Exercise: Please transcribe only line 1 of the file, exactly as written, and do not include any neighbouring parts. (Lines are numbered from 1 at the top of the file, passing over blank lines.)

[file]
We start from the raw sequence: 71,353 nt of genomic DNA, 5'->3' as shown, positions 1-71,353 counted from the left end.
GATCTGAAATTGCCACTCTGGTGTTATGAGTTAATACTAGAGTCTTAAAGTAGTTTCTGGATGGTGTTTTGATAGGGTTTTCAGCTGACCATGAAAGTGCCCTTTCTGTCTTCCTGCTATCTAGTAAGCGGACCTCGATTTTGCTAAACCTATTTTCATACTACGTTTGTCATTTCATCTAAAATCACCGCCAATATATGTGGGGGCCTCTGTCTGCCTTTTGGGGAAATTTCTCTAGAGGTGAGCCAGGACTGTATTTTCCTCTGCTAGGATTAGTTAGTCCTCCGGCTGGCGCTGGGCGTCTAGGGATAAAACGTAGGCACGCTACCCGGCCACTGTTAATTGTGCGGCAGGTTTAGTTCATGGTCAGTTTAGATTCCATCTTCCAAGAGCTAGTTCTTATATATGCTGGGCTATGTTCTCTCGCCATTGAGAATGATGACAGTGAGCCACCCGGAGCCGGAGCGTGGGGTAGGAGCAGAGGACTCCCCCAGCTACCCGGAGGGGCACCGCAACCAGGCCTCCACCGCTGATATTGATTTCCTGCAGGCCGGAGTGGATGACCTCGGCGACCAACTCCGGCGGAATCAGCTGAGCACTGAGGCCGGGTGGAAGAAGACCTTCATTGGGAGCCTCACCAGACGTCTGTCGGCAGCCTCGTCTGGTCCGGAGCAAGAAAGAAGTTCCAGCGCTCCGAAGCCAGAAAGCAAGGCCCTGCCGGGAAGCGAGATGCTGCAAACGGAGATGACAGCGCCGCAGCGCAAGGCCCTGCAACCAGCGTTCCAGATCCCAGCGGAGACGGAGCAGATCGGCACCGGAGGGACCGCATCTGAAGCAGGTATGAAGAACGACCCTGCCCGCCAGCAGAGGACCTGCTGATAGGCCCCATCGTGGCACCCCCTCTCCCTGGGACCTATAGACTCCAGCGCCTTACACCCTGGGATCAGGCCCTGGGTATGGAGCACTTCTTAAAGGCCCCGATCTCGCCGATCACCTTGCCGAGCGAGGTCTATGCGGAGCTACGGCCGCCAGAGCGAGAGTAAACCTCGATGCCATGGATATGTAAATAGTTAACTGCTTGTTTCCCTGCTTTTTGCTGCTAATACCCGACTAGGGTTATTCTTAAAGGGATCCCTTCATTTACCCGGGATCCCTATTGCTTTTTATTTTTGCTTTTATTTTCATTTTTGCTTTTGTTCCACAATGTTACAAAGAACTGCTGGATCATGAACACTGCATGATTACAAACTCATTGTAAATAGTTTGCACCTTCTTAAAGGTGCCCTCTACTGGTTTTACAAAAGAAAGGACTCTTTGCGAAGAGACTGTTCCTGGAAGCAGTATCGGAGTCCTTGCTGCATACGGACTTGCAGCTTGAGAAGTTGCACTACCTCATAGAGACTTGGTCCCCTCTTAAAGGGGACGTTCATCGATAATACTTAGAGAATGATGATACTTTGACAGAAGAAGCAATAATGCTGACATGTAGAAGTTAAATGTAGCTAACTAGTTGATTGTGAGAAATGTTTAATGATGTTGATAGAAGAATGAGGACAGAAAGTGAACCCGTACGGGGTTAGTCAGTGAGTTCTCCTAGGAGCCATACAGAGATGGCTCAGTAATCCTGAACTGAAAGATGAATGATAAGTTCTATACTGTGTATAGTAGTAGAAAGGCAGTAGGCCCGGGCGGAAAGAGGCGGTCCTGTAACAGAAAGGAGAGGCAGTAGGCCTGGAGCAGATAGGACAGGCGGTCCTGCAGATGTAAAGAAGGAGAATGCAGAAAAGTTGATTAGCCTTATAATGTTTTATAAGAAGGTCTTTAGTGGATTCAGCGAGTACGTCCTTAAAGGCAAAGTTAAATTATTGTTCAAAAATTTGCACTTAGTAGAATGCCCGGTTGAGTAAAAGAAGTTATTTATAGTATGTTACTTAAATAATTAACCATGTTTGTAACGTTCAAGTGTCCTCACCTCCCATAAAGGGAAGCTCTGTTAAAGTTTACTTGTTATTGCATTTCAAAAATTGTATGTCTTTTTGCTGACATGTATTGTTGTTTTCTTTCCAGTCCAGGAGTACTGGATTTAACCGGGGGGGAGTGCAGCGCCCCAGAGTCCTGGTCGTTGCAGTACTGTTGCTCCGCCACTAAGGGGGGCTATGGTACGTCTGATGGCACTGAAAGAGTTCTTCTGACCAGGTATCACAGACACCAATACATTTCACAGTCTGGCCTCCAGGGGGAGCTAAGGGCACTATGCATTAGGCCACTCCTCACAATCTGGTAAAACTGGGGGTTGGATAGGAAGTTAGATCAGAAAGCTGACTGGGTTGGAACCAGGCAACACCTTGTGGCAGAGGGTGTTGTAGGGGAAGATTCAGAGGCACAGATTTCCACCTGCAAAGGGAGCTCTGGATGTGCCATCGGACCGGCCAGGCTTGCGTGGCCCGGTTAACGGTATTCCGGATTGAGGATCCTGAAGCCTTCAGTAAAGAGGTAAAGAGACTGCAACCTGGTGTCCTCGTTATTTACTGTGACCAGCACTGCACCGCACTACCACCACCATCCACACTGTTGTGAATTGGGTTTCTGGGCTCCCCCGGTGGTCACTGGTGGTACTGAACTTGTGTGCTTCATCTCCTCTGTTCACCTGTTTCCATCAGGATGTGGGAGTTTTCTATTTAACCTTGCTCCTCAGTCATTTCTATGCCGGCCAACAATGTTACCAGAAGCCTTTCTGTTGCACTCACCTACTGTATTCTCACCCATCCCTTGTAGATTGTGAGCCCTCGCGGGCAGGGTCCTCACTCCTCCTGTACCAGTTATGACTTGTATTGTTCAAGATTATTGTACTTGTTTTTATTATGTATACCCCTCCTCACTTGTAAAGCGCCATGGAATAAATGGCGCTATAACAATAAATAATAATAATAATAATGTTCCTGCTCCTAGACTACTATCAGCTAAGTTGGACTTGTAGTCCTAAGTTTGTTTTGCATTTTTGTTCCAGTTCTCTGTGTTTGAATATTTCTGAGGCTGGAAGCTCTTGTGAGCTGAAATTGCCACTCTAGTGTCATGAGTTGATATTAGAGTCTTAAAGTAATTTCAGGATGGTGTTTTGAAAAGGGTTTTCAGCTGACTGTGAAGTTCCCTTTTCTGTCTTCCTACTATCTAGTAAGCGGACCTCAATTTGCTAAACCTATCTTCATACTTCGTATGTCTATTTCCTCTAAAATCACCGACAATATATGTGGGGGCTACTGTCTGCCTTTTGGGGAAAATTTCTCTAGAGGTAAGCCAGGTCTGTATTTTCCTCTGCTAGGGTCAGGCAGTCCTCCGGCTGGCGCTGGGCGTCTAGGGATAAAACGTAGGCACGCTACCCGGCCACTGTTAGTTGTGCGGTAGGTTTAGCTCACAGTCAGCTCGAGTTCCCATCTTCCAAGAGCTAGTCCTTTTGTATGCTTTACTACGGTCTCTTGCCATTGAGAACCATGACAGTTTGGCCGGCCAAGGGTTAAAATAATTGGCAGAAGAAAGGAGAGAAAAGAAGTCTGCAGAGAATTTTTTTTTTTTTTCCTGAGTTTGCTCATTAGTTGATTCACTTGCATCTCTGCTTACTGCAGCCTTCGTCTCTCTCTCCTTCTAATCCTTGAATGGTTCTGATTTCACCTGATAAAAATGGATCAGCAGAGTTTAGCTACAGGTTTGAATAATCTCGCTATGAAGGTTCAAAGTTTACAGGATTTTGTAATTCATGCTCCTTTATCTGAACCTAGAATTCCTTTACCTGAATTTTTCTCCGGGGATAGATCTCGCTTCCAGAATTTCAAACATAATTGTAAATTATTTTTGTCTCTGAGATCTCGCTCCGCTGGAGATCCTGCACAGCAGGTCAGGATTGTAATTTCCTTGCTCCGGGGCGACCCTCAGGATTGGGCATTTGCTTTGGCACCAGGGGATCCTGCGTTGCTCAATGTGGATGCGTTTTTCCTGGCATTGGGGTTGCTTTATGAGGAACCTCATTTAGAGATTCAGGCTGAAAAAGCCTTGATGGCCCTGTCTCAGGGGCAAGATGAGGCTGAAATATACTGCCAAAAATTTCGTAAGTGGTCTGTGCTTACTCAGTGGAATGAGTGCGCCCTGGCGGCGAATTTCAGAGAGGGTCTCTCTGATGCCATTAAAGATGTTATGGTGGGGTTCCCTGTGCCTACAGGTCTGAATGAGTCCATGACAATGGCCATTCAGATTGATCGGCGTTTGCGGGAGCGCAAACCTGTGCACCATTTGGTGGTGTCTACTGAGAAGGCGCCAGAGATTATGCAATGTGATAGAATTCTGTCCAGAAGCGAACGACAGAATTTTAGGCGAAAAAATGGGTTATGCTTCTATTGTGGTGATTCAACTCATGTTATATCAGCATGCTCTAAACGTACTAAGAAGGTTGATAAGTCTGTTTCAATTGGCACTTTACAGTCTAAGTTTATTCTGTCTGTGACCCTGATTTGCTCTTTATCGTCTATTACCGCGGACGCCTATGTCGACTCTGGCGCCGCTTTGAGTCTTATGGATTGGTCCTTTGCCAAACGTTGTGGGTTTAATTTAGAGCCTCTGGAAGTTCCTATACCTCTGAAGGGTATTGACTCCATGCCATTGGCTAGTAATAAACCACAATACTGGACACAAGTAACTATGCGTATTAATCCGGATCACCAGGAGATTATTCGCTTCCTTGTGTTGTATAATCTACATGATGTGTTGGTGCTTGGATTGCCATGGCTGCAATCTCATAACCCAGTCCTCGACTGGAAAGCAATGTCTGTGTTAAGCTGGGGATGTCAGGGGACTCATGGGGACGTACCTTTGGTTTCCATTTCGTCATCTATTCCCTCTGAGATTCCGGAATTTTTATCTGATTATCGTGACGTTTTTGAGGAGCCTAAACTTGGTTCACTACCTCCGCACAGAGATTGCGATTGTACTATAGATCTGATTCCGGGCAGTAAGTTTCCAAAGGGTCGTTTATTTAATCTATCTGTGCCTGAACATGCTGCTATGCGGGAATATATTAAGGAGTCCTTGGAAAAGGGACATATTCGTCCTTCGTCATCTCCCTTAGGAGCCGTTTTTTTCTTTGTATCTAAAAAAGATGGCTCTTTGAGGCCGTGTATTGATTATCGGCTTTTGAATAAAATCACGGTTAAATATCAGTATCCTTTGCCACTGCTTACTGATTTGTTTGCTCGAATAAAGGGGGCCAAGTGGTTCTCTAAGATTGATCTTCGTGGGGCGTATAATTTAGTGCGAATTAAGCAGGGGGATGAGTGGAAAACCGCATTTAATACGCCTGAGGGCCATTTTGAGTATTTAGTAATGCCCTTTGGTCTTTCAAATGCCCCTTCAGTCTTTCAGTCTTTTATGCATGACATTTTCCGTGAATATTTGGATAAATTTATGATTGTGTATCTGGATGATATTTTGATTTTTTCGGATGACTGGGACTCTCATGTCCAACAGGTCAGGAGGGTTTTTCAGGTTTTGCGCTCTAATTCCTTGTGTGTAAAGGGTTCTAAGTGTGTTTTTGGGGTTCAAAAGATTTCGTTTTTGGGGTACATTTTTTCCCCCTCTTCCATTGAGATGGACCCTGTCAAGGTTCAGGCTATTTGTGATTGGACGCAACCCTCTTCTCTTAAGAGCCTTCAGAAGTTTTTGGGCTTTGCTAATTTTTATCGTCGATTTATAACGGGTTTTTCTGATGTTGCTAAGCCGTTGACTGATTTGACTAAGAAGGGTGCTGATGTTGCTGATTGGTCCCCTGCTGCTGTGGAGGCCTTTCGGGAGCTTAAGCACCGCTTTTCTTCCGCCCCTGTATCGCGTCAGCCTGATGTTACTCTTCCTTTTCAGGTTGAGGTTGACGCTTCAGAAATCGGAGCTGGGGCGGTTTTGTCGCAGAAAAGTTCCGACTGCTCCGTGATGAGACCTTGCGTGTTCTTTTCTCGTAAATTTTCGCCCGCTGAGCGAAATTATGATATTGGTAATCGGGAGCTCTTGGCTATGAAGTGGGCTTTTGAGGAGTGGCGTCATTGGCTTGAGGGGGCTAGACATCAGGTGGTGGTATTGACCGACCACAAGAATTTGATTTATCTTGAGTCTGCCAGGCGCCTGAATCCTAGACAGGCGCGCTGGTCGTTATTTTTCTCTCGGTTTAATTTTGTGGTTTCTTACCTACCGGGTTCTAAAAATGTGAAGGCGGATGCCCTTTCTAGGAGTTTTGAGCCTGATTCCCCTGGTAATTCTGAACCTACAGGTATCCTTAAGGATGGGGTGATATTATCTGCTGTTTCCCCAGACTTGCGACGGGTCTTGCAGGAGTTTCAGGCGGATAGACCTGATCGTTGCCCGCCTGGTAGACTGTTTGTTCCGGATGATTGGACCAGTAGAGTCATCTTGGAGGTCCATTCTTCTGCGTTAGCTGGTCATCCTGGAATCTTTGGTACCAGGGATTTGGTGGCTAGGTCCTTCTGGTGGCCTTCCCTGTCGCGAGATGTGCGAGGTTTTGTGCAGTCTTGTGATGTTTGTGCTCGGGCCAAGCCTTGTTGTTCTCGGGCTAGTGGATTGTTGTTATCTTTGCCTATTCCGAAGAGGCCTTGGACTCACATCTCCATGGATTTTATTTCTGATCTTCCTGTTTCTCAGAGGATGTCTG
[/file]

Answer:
We start from the raw sequence: 71,353 nt of genomic DNA, 5'->3' as shown, positions 1-71,353 counted from the left end.